Jessica Utts spotlight

Supernatural conclusions

photo:: robert olson

Jessica Utts

If members of the scientific community once debated the existence of psychic abilities, Jessica Utts’ research has helped put the argument to rest.

By applying statistical analyses to paranormal phenomena such as extra-sensory perception, telepathy and precognition, Utts has shown that paranormal phenomena occur more often than can be explained by random chance, and she has created a basis for moving on to a deeper understanding of such phenomena.

“Parapsychology gives us a clue into what we don’t know about physics – time and space as well as human consciousness and the brain,” says Utts, a statistics professor who joined UC Irvine’s information and computer science faculty in July.

Utts was first exposed to parapsychology in 1984 while serving as a statistical consultant for a team researching the subject for the government.

“I got more and more interested as I started seeing results that seemed to indicate something was going on,” Utts says.

She gained recognition in 1995 when she prepared a report for Congress and the American Institutes on Research on the formerly classified Stargate Project that sought to determine whether psychic functioning or “remote viewing” could be used to gather intelligence.

Utts’ report concluded that some psychic functioning was being exhibited and that more study should be done to make it as useful as possible. A parallel investigation by another researcher came to the opposite conclusion and the project, funded by the Central Intelligence Agency and Defense Intelligence Agency, was discontinued.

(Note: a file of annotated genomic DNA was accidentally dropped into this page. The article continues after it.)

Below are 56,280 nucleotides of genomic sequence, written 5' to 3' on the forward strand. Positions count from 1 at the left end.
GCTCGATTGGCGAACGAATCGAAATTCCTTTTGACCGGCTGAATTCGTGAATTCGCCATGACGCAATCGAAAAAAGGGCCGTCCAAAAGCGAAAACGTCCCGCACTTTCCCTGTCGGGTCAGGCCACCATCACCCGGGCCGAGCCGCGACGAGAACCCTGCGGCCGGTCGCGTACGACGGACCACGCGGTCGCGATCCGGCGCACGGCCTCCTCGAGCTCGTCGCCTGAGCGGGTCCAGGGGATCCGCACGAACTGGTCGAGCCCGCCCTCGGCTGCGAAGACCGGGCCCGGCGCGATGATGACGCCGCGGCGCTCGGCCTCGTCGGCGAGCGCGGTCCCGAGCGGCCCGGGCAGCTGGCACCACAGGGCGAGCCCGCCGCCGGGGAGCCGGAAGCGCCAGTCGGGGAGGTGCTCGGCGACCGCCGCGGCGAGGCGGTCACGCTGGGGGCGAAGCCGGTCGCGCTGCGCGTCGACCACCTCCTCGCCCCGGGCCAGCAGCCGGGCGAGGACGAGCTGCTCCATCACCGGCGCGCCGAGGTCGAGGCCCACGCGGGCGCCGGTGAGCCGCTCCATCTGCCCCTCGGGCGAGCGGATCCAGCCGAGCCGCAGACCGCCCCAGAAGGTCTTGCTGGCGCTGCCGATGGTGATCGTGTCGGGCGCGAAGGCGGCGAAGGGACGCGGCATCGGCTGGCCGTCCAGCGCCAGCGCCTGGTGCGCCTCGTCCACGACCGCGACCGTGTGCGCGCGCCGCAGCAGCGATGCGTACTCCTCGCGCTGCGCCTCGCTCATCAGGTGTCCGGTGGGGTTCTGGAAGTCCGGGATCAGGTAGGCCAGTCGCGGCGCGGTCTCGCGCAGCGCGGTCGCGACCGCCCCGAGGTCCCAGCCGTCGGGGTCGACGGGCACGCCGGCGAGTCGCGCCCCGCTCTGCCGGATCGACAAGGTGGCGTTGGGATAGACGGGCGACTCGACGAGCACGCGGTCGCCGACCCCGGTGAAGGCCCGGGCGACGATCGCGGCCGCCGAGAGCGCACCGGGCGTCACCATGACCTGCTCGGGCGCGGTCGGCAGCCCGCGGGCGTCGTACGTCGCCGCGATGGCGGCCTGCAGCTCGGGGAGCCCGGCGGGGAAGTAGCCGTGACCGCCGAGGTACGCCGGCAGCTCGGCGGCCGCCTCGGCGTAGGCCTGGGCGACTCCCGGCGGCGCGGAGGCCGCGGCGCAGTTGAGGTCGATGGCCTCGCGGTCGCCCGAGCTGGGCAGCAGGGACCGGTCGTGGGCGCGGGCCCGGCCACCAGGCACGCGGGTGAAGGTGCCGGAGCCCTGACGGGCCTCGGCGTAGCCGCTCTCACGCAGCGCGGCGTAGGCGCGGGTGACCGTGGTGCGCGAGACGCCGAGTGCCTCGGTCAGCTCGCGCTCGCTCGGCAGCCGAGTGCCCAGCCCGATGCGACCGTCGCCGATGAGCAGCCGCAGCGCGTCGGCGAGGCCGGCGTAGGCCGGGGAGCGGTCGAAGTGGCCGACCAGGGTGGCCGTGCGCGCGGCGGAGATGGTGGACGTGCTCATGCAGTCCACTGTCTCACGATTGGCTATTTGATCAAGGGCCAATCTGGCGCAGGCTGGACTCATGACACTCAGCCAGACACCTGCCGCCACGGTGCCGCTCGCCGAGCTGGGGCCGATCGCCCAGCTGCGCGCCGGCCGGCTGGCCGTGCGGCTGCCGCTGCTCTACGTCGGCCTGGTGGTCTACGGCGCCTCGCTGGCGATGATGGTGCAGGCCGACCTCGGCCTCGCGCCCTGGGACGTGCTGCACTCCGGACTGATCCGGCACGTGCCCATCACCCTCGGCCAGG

Utts has since continued her research to statistically demonstrate that some people have psychic abilities – that they can, for example, correctly identify a hidden picture more often than one would expect by chance alone.

“My guess is everyone has some psychic ability – much like everyone has some degree of musical talent,” she says. “Why can some do it better than others? I have no idea any more than I have an idea of why some are naturally better musicians.”

Until recently, Utt says, scientific researchers have described psychic insights as something sent and received. Telepathy and ESP, for example, are defined as the ability to pick up thoughts transmitted through the air, much like radio waves.

Utts’ research suggests something beyond send-and-receive abilities. She has statistically verified the existence of precognition – a phenomenon where the subject accurately identifies an image or idea even before the tester or a computer has selected the target.

“The fact that some people can predict targets before they are even chosen is something different,” she says. “This tells me we don’t fully understand the concept of time. These areas hold huge mysteries we still need to solve.”

— Jason Mednick, University Communications